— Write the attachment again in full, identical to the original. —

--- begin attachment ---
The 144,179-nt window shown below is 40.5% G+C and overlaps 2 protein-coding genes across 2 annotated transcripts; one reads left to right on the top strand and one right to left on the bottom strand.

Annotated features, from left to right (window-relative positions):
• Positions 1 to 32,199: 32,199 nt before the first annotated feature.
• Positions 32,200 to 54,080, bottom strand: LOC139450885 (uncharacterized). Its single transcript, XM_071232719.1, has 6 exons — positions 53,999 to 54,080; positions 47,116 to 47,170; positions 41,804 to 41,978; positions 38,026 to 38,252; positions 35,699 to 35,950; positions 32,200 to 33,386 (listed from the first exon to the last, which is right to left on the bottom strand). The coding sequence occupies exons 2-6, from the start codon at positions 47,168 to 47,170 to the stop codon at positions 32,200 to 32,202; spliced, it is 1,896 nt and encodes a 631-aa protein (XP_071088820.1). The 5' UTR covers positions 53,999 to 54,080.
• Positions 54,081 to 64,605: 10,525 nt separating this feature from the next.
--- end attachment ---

The 144,179-nt window shown below is 40.5% G+C and overlaps 2 protein-coding genes across 2 annotated transcripts; one reads left to right on the top strand and one right to left on the bottom strand.

Annotated features, from left to right (window-relative positions):
• Positions 1 to 32,199: 32,199 nt before the first annotated feature.
• Positions 32,200 to 54,080, bottom strand: LOC139450885 (uncharacterized). Its single transcript, XM_071232719.1, has 6 exons — positions 53,999 to 54,080; positions 47,116 to 47,170; positions 41,804 to 41,978; positions 38,026 to 38,252; positions 35,699 to 35,950; positions 32,200 to 33,386 (listed from the first exon to the last, which is right to left on the bottom strand). The coding sequence occupies exons 2-6, from the start codon at positions 47,168 to 47,170 to the stop codon at positions 32,200 to 32,202; spliced, it is 1,896 nt and encodes a 631-aa protein (XP_071088820.1). The 5' UTR covers positions 53,999 to 54,080.
• Positions 54,081 to 64,605: 10,525 nt separating this feature from the next.